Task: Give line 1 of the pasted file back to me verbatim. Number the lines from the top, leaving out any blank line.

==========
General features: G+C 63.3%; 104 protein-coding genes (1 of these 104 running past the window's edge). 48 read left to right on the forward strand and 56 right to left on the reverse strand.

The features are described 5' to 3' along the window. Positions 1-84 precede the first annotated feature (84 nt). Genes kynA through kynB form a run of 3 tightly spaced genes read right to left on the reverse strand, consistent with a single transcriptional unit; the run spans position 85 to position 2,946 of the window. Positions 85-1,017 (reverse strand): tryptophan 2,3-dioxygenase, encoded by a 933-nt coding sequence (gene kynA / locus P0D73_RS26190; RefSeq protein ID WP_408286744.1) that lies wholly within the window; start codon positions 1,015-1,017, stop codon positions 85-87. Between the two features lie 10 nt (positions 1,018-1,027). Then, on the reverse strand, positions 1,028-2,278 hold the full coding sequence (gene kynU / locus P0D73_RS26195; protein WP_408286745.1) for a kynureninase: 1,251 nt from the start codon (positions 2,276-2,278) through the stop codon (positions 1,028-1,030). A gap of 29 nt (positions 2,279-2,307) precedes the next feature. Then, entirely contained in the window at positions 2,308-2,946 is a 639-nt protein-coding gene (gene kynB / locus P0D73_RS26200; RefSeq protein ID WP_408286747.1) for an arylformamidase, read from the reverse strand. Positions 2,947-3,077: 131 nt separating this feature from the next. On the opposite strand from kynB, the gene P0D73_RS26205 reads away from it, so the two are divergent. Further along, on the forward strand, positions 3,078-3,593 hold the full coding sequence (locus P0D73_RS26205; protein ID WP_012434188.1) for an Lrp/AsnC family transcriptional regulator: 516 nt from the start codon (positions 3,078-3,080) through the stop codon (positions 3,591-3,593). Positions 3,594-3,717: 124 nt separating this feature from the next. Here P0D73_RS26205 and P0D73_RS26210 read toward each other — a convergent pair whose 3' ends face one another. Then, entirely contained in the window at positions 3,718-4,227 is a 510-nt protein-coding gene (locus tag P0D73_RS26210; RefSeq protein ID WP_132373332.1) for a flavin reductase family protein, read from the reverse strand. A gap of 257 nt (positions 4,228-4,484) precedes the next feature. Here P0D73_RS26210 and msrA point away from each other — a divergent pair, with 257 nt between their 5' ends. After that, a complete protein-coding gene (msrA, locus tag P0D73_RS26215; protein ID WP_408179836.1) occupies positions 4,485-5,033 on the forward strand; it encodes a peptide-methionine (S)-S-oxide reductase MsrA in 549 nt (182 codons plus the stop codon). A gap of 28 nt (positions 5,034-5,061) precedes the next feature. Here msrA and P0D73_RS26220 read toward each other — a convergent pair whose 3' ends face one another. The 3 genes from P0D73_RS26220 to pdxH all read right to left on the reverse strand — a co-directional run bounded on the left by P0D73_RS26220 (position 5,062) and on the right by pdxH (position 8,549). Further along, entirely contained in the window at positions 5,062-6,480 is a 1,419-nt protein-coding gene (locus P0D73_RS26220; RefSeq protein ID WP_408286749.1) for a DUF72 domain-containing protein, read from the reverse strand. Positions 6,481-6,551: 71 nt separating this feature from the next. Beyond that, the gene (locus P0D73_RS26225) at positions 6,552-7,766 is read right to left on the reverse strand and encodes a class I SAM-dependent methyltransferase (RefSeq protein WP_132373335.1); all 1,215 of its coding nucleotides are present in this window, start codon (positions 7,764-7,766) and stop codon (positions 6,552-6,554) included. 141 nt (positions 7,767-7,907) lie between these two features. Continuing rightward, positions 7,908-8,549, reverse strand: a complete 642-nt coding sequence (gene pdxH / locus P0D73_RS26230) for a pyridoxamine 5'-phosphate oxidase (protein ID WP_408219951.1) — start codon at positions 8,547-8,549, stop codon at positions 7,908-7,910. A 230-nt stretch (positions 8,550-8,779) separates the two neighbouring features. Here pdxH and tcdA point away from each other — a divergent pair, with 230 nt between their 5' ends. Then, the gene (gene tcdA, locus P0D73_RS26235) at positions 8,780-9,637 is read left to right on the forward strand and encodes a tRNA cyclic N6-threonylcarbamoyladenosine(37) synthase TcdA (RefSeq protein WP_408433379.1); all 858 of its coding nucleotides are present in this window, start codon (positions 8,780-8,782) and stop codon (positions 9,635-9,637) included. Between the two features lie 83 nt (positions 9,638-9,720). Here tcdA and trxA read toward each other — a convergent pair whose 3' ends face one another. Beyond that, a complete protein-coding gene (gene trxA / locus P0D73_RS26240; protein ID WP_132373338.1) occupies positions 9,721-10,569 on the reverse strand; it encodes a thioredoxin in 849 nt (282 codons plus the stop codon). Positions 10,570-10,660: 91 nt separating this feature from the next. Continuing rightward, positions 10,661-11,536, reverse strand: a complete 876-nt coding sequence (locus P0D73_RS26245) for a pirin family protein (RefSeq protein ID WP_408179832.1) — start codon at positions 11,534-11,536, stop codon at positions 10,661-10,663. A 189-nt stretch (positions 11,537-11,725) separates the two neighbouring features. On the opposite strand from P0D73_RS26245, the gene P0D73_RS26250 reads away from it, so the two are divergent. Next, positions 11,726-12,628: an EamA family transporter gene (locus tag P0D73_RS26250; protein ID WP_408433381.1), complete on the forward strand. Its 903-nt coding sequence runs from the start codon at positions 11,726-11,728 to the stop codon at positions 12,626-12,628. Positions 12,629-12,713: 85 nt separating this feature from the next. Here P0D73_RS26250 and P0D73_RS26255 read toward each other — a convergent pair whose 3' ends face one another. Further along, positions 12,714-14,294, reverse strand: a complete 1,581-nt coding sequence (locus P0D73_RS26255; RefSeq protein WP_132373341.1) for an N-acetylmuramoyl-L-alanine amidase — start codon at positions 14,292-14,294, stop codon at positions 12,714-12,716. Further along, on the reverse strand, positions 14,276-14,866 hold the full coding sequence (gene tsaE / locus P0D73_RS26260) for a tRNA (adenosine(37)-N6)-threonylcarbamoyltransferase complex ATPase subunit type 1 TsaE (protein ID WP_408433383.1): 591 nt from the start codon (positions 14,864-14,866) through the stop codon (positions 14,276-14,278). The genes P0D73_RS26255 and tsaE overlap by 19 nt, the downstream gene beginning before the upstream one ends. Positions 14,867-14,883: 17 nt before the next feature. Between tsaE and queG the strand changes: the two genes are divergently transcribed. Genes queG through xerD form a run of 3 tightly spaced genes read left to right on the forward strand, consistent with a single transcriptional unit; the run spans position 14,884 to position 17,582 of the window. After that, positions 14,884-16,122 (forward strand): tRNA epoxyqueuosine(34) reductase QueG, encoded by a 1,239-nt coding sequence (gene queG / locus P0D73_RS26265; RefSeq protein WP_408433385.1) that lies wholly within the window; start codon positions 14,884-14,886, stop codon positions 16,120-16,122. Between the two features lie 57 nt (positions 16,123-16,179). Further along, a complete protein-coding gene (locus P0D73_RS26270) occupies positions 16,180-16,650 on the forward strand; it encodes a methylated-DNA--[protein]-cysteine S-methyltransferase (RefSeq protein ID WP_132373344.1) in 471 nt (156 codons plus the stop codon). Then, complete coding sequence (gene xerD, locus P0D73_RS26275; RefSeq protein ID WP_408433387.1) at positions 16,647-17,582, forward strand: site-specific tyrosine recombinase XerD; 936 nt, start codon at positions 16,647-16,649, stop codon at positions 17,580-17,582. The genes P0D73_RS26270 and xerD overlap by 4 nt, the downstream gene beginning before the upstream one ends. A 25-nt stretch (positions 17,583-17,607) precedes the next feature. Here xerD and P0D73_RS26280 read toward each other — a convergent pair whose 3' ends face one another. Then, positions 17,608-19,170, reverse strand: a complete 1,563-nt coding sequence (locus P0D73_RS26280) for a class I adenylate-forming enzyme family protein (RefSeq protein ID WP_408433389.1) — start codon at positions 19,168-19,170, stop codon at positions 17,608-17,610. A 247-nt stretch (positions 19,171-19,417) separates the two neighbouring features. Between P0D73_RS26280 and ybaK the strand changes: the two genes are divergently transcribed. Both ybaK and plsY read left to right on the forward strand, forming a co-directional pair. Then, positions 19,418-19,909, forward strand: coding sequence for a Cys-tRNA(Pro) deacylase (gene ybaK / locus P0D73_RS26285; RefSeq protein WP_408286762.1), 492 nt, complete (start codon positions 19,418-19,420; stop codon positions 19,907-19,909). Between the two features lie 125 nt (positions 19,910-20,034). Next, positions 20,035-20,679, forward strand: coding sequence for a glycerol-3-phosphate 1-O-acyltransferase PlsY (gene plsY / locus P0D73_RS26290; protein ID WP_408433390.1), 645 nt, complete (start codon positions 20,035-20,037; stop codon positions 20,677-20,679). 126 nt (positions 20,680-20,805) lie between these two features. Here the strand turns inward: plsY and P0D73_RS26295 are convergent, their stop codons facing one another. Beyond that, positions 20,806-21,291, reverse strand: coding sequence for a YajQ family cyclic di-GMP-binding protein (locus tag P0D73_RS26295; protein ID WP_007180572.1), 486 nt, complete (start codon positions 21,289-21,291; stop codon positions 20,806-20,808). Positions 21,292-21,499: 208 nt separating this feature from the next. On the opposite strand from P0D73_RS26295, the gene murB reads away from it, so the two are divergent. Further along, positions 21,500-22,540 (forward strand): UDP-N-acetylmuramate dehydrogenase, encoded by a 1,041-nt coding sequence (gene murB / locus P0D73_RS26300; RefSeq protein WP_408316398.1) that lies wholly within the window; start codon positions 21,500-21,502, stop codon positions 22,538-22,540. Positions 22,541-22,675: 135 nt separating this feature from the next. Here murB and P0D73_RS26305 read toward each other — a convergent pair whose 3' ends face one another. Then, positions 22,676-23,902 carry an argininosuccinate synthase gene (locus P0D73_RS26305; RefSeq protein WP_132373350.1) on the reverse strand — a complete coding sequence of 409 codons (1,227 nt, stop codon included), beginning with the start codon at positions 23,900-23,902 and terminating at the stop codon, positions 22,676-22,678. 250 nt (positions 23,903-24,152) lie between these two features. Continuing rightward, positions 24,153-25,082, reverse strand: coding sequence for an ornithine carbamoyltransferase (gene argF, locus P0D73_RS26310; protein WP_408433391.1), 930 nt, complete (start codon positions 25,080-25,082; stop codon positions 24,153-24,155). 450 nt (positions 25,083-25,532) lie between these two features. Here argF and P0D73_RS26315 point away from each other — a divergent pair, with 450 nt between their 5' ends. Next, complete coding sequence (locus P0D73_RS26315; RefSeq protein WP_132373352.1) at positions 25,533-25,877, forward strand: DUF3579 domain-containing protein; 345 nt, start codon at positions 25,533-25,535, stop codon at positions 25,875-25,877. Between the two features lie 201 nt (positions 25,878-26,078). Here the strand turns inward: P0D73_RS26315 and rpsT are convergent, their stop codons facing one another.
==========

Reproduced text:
General features: G+C 63.3%; 104 protein-coding genes (1 of these 104 running past the window's edge). 48 read left to right on the forward strand and 56 right to left on the reverse strand.